Summit County Women’s Center workshops’ popularity is growing |

Summit County Women’s Center workshops’ popularity is growing

SUMMIT COUNTY – Summit County Women’s Center workshops started with a high turnout when they began in February, and their popularity has only increased since then.

“It’s been surprising that it has taken off so quickly and with so much community enthusiasm,” said the center’s director, Terri Tobey. “Not just from the audiences, but from local business sponsors. It’s a tribute to the community, that it wants to be involved.”

Each workshop has attracted an average of 50 women, their ages ranging from teens to retirees – two facts Tobey said have surprised her. Topics such as backcountry travel, which Tobey expected would attract a younger audience, attracted women into their 60s. Conversely, she expected older women to attend the workshop on career counseling, but several mothers brought their teenage daughters.

Wednesday’s workshop, on high-altitude gardening, attracted more than 100 women, with even a few men scattered throughout.

It was the first of the women’s workshops Silverthorne resident Suzi Mirus had attended.

“I think it’s great that they have it just for women, because a lot of subject matter men approach differently than women,” she said.

“I think it’s a great idea to have the women’s workshops because we tend to be a very male-dominated county and sometimes, it’s hard to connect with other women,” said Patricia McNeelege of Wildernest.

Judy Rae Anderson, who recently moved from the Front Range to Leadville, agreed. She said the workshops presented a forum for women to meet and network.

Though several of the women the Summit Daily News interviewed said they would attend the workshops regardless if they were solely for women, Breckenridge resident Nancy Khanna said she liked that the workshops were presented by women for women.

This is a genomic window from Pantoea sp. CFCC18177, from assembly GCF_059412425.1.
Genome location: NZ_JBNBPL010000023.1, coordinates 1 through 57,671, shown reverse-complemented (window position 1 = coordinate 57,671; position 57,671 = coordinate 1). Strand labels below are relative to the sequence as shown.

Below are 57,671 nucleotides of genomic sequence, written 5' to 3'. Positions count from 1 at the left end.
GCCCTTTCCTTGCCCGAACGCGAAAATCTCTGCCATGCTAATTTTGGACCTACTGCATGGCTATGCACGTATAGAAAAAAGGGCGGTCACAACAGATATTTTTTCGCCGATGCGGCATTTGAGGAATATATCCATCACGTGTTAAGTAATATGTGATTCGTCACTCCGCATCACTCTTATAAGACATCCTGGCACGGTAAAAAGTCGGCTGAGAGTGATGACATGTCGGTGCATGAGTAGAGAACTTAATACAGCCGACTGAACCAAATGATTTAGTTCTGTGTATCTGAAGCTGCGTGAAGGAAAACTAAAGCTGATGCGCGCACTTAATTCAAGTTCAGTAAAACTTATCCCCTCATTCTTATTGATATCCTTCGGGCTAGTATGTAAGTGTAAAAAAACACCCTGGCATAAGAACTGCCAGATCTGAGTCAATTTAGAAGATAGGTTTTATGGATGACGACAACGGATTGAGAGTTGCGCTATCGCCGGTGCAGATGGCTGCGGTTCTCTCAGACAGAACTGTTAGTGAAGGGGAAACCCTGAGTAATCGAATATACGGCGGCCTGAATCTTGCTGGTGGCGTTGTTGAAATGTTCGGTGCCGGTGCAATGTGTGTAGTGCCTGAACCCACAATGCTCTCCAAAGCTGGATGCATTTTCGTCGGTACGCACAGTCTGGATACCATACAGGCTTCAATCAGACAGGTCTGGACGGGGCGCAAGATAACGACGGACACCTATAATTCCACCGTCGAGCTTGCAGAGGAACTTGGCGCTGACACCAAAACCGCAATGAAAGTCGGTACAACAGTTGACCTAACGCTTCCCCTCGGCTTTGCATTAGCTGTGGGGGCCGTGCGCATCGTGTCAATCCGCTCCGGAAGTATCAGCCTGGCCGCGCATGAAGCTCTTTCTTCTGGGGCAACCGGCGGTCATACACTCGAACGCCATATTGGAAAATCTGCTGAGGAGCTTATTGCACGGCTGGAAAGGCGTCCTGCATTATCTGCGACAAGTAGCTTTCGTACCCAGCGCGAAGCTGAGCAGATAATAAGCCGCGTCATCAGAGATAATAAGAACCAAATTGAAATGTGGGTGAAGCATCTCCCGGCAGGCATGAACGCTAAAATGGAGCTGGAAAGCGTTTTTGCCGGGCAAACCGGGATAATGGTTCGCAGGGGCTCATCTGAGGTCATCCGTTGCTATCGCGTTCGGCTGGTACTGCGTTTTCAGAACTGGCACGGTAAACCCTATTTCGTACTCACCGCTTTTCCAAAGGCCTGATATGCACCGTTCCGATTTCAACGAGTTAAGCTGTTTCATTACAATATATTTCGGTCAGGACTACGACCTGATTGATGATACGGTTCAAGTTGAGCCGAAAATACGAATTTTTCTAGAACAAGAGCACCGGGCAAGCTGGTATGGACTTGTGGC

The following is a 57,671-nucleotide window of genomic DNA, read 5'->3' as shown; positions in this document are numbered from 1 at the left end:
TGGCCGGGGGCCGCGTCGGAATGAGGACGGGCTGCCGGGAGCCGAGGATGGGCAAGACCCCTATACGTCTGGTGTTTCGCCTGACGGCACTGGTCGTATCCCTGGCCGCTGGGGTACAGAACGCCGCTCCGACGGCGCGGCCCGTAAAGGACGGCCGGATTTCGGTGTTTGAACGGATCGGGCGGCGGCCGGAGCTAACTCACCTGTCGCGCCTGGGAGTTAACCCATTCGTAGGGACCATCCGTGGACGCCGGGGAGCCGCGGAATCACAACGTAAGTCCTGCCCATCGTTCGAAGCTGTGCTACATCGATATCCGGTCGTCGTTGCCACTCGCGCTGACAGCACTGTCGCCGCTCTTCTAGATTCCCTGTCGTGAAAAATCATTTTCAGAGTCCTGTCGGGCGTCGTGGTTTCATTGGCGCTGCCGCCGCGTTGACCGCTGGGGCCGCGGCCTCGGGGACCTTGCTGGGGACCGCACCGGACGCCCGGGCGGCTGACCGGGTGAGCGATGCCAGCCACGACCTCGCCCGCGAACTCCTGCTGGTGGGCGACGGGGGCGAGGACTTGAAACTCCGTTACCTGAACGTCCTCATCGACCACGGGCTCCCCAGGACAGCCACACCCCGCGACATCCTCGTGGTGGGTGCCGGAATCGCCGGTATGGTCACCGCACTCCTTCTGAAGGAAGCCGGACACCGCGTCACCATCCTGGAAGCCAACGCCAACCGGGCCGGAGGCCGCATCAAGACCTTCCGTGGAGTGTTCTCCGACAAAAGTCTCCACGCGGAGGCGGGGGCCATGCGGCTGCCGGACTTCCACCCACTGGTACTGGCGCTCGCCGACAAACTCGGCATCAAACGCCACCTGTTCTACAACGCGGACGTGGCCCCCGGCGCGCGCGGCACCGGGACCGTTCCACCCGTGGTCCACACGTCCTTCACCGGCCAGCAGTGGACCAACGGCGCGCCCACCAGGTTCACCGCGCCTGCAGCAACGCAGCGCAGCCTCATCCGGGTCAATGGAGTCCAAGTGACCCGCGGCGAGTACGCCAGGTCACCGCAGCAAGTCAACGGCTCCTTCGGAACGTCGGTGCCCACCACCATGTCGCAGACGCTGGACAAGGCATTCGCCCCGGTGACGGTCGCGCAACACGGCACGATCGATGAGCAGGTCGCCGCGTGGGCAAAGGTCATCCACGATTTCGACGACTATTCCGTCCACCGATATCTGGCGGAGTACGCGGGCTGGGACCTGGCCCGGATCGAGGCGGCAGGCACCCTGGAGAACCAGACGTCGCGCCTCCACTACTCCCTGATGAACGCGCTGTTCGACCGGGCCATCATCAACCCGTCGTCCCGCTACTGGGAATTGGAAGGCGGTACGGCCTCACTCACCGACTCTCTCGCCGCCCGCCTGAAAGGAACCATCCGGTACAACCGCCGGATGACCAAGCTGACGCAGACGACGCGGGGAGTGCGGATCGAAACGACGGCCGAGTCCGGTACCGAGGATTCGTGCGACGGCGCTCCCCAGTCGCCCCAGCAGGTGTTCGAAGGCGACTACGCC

“I don’t know why, but I think that was appealing,” she said.

After three months of twice-monthly workshops, Tobey is both encouraged and perhaps a little overwhelmed by their popularity.

“The numbers, I think, are a direct acknowledgement of the demand and the need for these services,” she said. “I’m actually learning the process of fulfilling the needs of our audience and how to keep our organization growing and functional.”

In addition to the evening workshops at Borders Books Cafe in Dillon, this summer the women’s center will host more in-depth, twice-weekly workshops at Frisco’s former community center. The topics will include emotional well-being, beauty from the inside out and the arts.

Tobey wants to expand the women’s center’s offerings to include other events. She has scheduled a financial expo for Aug. 23 and is hoping to host a women’s health symposium and a women’s film festival later this year, she said.

Eventually, Tobey hopes the center will have its own venue where women can meet and network and where local female artists can exhibit their work, but that will be dependent on finances.

Right now, none of the nonprofit’s staff is paid – including Tobey.

“That’s how grassroots we are – we don’t have paid staff,” she said.

As the popularity of the center’s offerings grows, so do the expenses. Tobey recently received grants for the nonprofit from Wal-Mart and the Summit Garden Club, but said the women’s center is at a point where it is dependent on volunteers, grants and donations for its continued success. Tobey and volunteer coordinator Theresa Ashton are looking for volunteers to assist them with everything from fundraising, to designing fliers and a Web site, to helping with the workshops and events.

For information, call Ashton at (970) 485-2194.

Lu Snyder can be reached at (970) 668-3998, ext. 203, or

Summit County Women’s Center

– For more information about workshops and events, call Terri Tobey at (970) 389-1502

– To volunteer, call Theresa Ashton at (970) 485-2194

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